Date: Apr 5, 2013 4:57 PM
Subject: Re: Matheology � 224
WM <email@example.com> wrote:
> On 5 Apr., 12:08, William Hughes <wpihug...@gmail.com> wrote:
> > On Apr 5, 11:09 am, WM <mueck...@rz.fh-augsburg.de> wrote:
> > > On 4 Apr., 23:08, William Hughes <wpihug...@gmail.com> wrote:
> > > > Nope. Any single element can be removed. This does not
> > > > mean the collection of all elements can be removed.
> > > You conceded that any finite set of lines could be removed. What is
> > > the set of lines that contains any finite set? Can it be finite? No.
> > correct
> > > So the set of lines that can be removed form an infinite set.
> > More precisely. There is an infinite set of lines D
> > such that any finite subset of D can be removed.
> What has to remain?
If one has any set, S, which is order isomorphic to the set of naturals
with their natural well-ordering, one can form the family, F, of FISs of
that set (finite initial segments).
Then any infinite subset of F will union to give the original S but no
finite subset of F will union to give back S.
That WM seems incapable of comprehending this simple truth marks his as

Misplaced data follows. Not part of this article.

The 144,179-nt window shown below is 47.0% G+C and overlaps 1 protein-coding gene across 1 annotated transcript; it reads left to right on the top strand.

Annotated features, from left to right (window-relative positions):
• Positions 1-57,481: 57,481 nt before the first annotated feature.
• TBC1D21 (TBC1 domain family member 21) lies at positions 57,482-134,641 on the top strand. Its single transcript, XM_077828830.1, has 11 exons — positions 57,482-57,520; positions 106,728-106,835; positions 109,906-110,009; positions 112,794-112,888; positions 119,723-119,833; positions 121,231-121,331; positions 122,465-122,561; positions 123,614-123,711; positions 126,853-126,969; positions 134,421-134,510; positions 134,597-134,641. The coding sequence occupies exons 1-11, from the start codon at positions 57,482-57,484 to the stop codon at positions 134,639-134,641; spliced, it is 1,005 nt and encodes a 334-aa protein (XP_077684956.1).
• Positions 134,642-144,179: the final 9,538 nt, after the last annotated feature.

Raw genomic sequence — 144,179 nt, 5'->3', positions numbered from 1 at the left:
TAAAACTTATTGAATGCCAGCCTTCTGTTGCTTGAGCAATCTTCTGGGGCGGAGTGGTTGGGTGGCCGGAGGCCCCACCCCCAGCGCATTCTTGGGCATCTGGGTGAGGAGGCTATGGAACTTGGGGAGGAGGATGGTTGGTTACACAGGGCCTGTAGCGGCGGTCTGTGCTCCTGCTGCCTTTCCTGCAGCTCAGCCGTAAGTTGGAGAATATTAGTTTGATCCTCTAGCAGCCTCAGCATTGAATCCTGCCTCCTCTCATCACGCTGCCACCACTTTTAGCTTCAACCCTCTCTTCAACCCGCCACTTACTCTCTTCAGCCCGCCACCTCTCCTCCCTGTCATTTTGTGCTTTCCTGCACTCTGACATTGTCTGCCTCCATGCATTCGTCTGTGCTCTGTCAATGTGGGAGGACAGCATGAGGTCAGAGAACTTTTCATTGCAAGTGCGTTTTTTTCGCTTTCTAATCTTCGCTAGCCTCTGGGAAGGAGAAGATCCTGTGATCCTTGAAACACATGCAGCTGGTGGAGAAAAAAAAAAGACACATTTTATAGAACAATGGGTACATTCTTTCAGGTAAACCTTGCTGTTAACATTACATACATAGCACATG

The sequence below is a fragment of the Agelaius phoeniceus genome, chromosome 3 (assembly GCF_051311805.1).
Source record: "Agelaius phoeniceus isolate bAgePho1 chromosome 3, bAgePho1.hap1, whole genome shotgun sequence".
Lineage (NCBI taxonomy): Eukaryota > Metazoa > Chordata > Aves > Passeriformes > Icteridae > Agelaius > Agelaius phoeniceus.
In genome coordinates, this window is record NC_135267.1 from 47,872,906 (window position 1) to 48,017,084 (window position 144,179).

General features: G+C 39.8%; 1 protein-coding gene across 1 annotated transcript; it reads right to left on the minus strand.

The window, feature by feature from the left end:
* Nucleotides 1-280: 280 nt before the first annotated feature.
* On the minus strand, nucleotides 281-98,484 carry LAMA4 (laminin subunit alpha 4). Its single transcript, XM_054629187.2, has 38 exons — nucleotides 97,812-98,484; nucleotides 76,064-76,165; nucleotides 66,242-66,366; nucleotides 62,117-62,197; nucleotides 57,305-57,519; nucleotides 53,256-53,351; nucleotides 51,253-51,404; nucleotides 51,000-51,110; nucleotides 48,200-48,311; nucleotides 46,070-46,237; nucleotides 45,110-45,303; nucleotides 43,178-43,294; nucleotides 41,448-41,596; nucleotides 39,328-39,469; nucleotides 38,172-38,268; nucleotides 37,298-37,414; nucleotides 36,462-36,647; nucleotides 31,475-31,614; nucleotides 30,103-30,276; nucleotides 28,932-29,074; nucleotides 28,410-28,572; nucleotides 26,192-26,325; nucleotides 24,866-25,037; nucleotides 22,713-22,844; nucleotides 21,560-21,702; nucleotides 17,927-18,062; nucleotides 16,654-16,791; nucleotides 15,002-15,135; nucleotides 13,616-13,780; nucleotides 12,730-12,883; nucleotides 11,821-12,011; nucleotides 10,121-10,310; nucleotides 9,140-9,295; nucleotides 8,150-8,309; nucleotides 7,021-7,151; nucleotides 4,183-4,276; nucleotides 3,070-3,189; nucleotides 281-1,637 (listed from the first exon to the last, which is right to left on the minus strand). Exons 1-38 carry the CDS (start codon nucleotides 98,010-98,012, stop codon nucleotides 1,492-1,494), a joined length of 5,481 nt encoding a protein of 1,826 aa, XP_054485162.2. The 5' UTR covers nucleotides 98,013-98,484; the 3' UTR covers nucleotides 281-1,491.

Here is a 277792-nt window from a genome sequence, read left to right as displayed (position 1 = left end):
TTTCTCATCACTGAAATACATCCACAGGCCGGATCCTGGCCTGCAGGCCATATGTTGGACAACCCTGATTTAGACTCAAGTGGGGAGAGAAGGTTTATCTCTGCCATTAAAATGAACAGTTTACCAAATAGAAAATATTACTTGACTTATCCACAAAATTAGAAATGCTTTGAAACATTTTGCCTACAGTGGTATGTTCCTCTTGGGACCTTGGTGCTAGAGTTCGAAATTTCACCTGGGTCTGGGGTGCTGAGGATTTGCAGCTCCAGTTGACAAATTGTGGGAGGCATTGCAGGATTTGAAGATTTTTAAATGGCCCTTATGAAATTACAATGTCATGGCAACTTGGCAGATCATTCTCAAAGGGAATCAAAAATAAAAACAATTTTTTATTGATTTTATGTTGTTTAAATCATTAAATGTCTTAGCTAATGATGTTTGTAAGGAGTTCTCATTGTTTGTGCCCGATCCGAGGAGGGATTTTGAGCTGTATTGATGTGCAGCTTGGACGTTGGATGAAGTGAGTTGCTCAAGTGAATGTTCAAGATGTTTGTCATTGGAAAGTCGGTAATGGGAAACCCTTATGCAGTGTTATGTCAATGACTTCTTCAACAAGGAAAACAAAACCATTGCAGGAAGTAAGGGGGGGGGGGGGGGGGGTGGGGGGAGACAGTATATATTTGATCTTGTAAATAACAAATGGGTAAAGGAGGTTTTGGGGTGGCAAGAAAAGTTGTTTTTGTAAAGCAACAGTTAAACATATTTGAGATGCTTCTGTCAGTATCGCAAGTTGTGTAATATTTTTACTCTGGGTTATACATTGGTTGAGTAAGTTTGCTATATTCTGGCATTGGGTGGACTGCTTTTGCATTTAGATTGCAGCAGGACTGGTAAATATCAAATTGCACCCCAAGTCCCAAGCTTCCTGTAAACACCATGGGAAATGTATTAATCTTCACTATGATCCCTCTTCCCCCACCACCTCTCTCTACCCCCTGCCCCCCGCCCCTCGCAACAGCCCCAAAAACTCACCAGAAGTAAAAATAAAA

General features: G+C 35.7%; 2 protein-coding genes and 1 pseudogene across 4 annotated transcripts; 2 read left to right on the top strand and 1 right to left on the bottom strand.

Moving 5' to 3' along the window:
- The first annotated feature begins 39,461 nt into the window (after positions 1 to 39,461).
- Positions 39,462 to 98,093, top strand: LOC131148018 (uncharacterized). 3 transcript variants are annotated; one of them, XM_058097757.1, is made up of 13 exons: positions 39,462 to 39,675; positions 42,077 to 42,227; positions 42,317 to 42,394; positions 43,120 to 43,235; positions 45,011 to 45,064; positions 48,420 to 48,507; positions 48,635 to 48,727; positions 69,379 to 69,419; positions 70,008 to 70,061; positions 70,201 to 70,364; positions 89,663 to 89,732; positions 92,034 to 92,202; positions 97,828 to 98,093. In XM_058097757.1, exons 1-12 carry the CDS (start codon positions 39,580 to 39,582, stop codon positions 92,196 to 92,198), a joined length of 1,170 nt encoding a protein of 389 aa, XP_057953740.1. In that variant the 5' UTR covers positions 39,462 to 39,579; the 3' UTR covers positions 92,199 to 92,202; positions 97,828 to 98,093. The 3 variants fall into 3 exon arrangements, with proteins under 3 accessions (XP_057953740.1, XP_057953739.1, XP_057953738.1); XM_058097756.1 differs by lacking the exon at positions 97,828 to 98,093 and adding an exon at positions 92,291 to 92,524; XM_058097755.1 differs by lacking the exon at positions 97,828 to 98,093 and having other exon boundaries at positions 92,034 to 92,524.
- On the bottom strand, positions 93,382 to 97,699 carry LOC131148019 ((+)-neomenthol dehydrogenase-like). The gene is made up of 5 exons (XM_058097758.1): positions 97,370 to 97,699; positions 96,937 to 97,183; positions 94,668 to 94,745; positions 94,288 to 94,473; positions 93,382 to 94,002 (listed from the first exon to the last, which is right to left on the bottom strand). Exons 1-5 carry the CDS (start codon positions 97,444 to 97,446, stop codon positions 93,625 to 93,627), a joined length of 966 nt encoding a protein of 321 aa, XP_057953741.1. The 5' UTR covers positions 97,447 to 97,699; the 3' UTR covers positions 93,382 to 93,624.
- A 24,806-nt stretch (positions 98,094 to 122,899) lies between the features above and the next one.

> > This does not imply that D can be removed.
> > It does however imply that there is no single element
> > of D that cannot be removed. That this does not
> > imply that D can be removed is a result that
> > you do not like, but it is not a contradiction.
> It is simple mathological blathering to insist that |N contains only
> numbers that can be removed from |N but that not all natural numbers
> can be removed from |N.
Nonsense, Removing any member of |N from |N leaves a proper subset of |N.
However, removing FISONs from the set of all FISONs of |N may well leave
enough (infinitely many) to have their union equal |N.
Being unable to understand this seems to be WM's personal pons asinorum.
> It is a contradiction with mathematics, namely with the fact that
> every non-empty set of natural numbers has a smallest element.
Another wild false claim by WM made, as usual, without proof.